Snails have a single spiral shell. The shell usually sits high on the snail’s back and inside the shell cavity; it spirals inwards into a smaller and smaller tube. They use their large muscular foot for moving slowly across surfaces. The foot can be pulled into the shell when they are threatened. Snails belong to a very large group of molluscs called gastropods.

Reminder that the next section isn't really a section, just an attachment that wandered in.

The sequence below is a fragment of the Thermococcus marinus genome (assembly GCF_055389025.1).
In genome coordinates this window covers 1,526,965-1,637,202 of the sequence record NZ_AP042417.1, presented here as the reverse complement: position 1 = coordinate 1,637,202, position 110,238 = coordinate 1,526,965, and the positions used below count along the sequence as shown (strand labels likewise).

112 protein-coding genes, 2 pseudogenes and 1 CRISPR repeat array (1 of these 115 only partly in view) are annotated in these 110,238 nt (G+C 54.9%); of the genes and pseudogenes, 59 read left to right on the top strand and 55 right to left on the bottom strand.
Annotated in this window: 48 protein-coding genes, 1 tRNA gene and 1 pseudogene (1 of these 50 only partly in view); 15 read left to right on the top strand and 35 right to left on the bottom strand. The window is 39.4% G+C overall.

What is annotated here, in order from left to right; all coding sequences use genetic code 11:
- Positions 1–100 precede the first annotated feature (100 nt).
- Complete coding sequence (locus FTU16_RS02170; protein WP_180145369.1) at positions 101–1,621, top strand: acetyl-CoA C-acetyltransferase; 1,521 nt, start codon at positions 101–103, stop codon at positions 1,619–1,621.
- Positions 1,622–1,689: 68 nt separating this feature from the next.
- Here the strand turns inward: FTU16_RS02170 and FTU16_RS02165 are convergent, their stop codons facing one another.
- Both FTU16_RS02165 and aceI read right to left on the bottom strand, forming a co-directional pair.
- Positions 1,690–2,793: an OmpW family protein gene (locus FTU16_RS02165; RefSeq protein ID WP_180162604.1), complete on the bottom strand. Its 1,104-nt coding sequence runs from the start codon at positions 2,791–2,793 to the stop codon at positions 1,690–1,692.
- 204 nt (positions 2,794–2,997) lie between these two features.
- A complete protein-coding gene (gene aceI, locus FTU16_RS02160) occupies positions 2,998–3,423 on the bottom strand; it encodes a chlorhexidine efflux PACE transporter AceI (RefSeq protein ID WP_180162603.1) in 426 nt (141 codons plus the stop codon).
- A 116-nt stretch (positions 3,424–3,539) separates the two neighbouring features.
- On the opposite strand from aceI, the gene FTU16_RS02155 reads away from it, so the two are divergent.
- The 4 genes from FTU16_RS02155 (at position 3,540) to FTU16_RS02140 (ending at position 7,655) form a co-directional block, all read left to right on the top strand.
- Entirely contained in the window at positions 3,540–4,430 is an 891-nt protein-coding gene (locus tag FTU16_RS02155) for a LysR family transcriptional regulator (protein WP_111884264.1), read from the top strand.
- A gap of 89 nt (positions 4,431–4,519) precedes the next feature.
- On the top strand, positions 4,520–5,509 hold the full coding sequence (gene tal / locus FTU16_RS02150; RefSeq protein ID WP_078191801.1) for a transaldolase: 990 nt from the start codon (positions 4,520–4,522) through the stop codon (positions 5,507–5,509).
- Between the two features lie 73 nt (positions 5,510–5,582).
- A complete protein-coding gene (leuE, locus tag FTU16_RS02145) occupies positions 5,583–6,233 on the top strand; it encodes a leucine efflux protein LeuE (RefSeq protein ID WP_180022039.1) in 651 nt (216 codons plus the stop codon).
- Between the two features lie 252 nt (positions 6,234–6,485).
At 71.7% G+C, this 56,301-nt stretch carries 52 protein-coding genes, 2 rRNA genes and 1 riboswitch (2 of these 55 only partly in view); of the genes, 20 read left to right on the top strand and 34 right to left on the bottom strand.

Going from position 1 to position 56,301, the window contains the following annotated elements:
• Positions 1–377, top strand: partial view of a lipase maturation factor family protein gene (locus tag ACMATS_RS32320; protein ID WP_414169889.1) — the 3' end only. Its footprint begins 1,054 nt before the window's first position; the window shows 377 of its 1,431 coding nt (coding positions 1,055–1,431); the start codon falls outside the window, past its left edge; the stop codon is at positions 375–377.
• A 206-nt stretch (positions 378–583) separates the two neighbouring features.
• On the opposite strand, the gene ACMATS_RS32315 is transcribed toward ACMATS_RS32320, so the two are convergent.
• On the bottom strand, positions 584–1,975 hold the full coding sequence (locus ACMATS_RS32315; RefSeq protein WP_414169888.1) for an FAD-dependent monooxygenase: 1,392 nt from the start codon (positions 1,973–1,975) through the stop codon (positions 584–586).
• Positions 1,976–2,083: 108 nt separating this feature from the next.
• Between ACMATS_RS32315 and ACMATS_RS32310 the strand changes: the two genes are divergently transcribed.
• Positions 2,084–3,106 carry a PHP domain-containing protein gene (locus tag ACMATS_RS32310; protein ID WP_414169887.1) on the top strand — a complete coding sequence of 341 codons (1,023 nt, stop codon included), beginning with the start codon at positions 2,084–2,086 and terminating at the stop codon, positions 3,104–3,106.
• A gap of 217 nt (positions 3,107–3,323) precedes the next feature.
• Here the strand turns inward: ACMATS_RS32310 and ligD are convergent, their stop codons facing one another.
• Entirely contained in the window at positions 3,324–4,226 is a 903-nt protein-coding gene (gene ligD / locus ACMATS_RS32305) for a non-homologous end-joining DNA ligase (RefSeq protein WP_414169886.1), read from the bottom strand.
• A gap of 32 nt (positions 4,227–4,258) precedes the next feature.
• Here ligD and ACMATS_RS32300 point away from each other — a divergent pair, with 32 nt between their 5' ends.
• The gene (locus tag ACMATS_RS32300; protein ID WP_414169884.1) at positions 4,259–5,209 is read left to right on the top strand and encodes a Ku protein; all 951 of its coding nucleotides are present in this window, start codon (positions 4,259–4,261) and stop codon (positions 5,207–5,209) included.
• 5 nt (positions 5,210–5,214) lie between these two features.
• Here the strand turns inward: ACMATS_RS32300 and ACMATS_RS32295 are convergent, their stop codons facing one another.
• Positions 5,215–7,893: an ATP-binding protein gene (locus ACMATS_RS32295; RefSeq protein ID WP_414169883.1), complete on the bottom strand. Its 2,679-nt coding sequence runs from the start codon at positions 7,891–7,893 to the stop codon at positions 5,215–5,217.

Carnivorous snails hunt other marine creatures. Their prey is often slow moving and is often other molluscs. They have teeth that look like a wood rasp used to scrape the surface of seaweed. It is called a radula. Some carnivorous snails use their radula to bore holes into other molluscs and then suck their bodies out of their shell. The anus is near the edge of the shell at the top front of the body. The digestive organs need to be organised into the shape of the figure 8 so it can fit into the spiral shell. Carnivorous snails have a spout in the opening to their shells where they can poke out their sensory organs as they hunt.